NJT has a fleet of maintenance crews and vehicles that repair tracks, spread ballast, deliver supplies and inspect infrastructure. There are eight non-revenue work diesels used for these purposes.
NJT utilizes numerous moveable bridges:
- Dock Bridge, Newark (Passaic River) – Northeast Corridor Line (vertical lift) (owned and operated by Amtrak)
- Portal Bridge, Secaucus (Hackensack River) – Northeast Corridor Line (swing) (owned and operated by Amtrak)
- Newark Draw, Newark (Passaic River) – Morristown Line (swing)
- Lower Hack Lift, Jersey City (Hackensack River) – Morristown Line (vertical lift)
- Upper Hack Lift, Secaucus (Hackensack River) – Main Line (vertical lift)
- HX Draw, Secaucus (Hackensack River) – Bergen County Line (bascule)
- Lyndhurst Draw, Lyndhurst (Passaic River) – Main Line (swing)
- River Draw, South Amboy (Raritan River) – North Jersey Coast Line (swing)
- Morgan Draw, Old Bridge (Cheesequake Creek) – North Jersey Coast Line (bascule)
- Oceanport Draw, Oceanport (Oceanport Creek) – North Jersey Coast Line (swing)
- Shark River Draw, Belmar (Shark River) – North Jersey Coast Line (bascule)
- Brielle Draw, Brielle (Manasquan River) – North Jersey Coast Line (bascule)
- Beach Bridge, Atlantic City (Beach Thorofare) – Atlantic City Line (swing)
- Delair Bridge, Pennsauken (Delaware River) – Atlantic City Line (vertical lift) (owned and operated by Conrail)
All NJ Transit Rail Operations equipment in both revenue and non-revenue service carry AAR reporting marks of NJTR without exception. Equipment owned by Metro-North carries AAR reporting marks MNCW without exception.
These locomotives carry NJTR reporting marks for revenue service. Not included are the EMU cars, which are technically locomotives, but are listed in the Passenger Cars roster below. ONLY active revenue locomotives are listed, retired equipment is unlisted.
|Builder and model||Photo||Numbers||Built||Acquired||Type||Power||Notes|
(inherited at inception)
|Diesel||3,000 hp (2,237 kW)||
|EMD GP40PH-2A||4145–4150||1967–1970||1992–1993||Diesel||3,000 hp (2,237 kW)||
|EMD GP40PH-2B||4200–4219||1965–1969||1993–1994||Diesel||3,000 hp (2,237 kW)||
|Bombardier ALP-46||4600–4628||2001–2002||Electric||7,100 hp (5,294 kW)||
|Alstom PL42AC||4000–4032||2005–2006||Diesel||4,200 hp (3,132 kW)
3,680 hp (2,744 kW) available for traction
|4629–4664||2010–2011||Electric||7,500 hp (5,593 kW)||
(electric and diesel)
5,365 hp (4,001 kW)
4,200 hp (3,132 kW)
3,000 hp (2,237 kW) available for traction
All non-revenue locomotives are diesel-powered and legally carry the same "NJTR" AAR reporting marks as all other equipment without exception. As these locomotives lack HEP, they do not haul trains in passenger service unless performing a rescue.
|EMD GP40-2||4300–4303||1965–1968||Ex-Conrail and New York Central.|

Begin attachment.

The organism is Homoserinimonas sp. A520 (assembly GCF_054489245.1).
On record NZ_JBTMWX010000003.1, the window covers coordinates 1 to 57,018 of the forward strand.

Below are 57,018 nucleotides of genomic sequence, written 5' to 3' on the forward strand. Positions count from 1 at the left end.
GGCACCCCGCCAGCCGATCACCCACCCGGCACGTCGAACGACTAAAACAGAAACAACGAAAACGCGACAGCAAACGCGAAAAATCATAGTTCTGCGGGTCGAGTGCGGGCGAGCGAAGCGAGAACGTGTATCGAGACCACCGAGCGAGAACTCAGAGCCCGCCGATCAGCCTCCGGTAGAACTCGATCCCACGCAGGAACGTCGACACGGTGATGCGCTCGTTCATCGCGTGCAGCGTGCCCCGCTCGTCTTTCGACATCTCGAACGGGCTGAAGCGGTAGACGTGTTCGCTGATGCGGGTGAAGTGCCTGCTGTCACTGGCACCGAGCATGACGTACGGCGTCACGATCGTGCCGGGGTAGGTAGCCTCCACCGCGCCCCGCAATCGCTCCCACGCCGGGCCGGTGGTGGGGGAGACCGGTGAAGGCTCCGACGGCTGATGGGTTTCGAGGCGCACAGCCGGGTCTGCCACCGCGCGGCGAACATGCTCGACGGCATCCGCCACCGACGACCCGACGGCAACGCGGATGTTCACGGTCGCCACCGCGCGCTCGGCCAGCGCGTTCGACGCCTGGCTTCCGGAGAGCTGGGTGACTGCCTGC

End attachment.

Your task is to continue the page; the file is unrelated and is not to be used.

|EMD GP40PH-2||4102–4112||1968||Modified starting in 2014. The HEP motor was removed, unlit number boards were drilled in, the rear ladder was replaced with steps, and LED markers were applied to the rear end replacing their original tri-color class lights. Units are now mechanically standard GP40-2s.|
|MotivePower MP20B-3||1001–1005||2008||Rebuilt from 1967 EMD GP40FH-2s 4130–4134.|
|EMD F40PH-2CAT||4119-4120||1979–1981||Retired from revenue service in 2014, and now restricted to work service.|
NJ Transit has a fleet of over 1,000 passenger cars. The fleet and examples are described below.
Except for the Comet IIM (which are all trailers), all examples shown are cab cars leading or on the tail end of trains.
Car groupings are, except for the Arrow III MUs, arranged in the following order: cab cars, trailers with lavatories, and trailers without lavatories, where applicable.
|5300–5396, 5441–5458, 5460||
|5011–5031, 5235–5264, 5535–5582||
|6000–6083, 6200–6213, 6500–6601||
|7000–7051, 7200–7298, 7500–7677||
|Bombardier MultiLevel Coach II||7052–7061, 7678–7767||
- "NJ Transit Facts at a Glance" (PDF). New Jersey Transit. Retrieved December 12, 2017.
- "NJ Transit Facts at a Glance Fiscal Year 2012" (PDF). NJ Transit. March 2013. Retrieved March 23, 2014.
- Rouse, Karen (November 16, 2012). "NJ Transit's rail fleet hit hard by storm". The Record. Retrieved August 11, 2013.
- Bombardier hands over first ALP-46A
- Bombardier Press release
- "NJ Transit to order more electro-diesels". International Rail Journal. December 8, 2017. Retrieved December 8, 2017.
- "NJ Transit leasing cars from Maryland" (Press release). News 12 New Jersey. May 1, 2018.
- "First Multilevel Train Debuts on Northeast Corridor" (Press release). NJ Transit. December 11, 2006. Retrieved January 13, 2007.
- "NJ Transit Orders 45 Additional Multilevel Rail Cars" (Press release). NJ Transit. June 13, 2007. Retrieved June 13, 2007.
- NJT Purchases 50 Additional Multilevel Rail Cars
- Transit approves capital and operating budgets Asbury Park Press. Retrieved July 14, 2010.
- News - Media Centre - Bombardier
- "NJ Transit pays $267M to purchase 100 new rail cars". Associated Press. September 2, 2009. Retrieved July 29, 2011.
- "New Jersey Transit At A Glance" (PDF). New Jersey Transit. 2014. Retrieved December 25, 2015.